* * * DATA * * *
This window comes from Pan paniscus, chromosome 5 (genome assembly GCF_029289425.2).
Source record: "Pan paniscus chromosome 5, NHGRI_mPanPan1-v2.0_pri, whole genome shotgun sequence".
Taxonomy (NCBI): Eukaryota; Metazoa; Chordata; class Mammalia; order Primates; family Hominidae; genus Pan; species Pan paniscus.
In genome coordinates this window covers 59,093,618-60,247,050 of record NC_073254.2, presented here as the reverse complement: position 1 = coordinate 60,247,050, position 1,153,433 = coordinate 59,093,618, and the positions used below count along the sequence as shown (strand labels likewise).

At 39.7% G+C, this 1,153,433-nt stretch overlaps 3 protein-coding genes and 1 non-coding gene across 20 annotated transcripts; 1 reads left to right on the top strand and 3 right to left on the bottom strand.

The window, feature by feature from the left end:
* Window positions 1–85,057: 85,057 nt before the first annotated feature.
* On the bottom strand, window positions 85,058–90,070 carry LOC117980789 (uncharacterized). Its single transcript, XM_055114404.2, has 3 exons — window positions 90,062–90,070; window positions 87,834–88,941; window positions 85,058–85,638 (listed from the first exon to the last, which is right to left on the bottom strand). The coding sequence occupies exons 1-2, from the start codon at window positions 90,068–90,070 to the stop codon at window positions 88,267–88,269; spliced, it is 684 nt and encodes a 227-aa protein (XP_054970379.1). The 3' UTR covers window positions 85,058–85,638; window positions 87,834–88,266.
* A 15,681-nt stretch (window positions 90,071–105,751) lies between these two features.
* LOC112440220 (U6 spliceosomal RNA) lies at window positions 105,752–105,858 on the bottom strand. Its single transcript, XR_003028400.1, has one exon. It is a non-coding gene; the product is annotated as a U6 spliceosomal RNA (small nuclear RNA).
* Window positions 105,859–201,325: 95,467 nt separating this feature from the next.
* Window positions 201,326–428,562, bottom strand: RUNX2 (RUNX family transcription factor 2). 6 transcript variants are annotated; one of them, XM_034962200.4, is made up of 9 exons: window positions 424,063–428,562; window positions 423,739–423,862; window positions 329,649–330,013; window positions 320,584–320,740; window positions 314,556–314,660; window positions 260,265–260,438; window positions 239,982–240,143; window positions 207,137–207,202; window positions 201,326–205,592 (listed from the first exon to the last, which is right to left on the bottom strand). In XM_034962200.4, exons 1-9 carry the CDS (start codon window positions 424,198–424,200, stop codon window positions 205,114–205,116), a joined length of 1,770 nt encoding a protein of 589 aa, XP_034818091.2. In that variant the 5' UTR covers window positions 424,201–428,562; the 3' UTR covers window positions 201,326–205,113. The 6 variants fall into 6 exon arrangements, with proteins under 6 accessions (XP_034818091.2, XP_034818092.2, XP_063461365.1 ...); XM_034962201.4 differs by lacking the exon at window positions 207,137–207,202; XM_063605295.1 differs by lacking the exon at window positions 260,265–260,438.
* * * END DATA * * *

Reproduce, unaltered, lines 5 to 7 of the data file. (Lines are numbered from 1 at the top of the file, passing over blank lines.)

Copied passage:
At 39.7% G+C, this 1,153,433-nt stretch overlaps 3 protein-coding genes and 1 non-coding gene across 20 annotated transcripts; 1 reads left to right on the top strand and 3 right to left on the bottom strand.

The window, feature by feature from the left end:
* Window positions 1–85,057: 85,057 nt before the first annotated feature.